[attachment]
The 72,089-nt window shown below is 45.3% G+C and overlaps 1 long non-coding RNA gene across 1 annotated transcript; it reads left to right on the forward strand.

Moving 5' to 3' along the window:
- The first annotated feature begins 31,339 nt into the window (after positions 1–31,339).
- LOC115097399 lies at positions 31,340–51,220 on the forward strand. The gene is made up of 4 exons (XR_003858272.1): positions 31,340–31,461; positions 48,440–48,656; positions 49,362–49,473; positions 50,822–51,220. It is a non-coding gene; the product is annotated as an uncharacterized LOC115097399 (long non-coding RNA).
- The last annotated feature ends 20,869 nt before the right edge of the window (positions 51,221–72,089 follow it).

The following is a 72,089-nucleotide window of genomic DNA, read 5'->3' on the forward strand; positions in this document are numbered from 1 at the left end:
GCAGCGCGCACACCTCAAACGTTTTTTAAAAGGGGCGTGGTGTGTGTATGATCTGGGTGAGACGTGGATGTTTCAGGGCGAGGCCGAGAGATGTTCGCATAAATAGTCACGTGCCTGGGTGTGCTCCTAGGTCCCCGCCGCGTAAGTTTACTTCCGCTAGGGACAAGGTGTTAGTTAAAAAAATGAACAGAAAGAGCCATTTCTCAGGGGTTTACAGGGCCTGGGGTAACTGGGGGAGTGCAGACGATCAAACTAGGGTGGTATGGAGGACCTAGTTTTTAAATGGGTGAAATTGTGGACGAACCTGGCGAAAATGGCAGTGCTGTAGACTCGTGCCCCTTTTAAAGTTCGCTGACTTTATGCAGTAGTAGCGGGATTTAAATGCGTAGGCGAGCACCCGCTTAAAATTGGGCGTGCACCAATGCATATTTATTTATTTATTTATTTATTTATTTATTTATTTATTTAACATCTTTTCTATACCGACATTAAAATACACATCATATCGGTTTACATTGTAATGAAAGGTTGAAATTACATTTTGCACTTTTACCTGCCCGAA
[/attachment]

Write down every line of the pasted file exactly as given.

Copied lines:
The 72,089-nt window shown below is 45.3% G+C and overlaps 1 long non-coding RNA gene across 1 annotated transcript; it reads left to right on the forward strand.

Moving 5' to 3' along the window:
- The first annotated feature begins 31,339 nt into the window (after positions 1–31,339).
- LOC115097399 lies at positions 31,340–51,220 on the forward strand. The gene is made up of 4 exons (XR_003858272.1): positions 31,340–31,461; positions 48,440–48,656; positions 49,362–49,473; positions 50,822–51,220. It is a non-coding gene; the product is annotated as an uncharacterized LOC115097399 (long non-coding RNA).
- The last annotated feature ends 20,869 nt before the right edge of the window (positions 51,221–72,089 follow it).

The following is a 72,089-nucleotide window of genomic DNA, read 5'->3' on the forward strand; positions in this document are numbered from 1 at the left end:
GCAGCGCGCACACCTCAAACGTTTTTTAAAAGGGGCGTGGTGTGTGTATGATCTGGGTGAGACGTGGATGTTTCAGGGCGAGGCCGAGAGATGTTCGCATAAATAGTCACGTGCCTGGGTGTGCTCCTAGGTCCCCGCCGCGTAAGTTTACTTCCGCTAGGGACAAGGTGTTAGTTAAAAAAATGAACAGAAAGAGCCATTTCTCAGGGGTTTACAGGGCCTGGGGTAACTGGGGGAGTGCAGACGATCAAACTAGGGTGGTATGGAGGACCTAGTTTTTAAATGGGTGAAATTGTGGACGAACCTGGCGAAAATGGCAGTGCTGTAGACTCGTGCCCCTTTTAAAGTTCGCTGACTTTATGCAGTAGTAGCGGGATTTAAATGCGTAGGCGAGCACCCGCTTAAAATTGGGCGTGCACCAATGCATATTTATTTATTTATTTATTTATTTATTTATTTATTTATTTAACATCTTTTCTATACCGACATTAAAATACACATCATATCGGTTTACATTGTAATGAAAGGTTGAAATTACATTTTGCACTTTTACCTGCCCGAA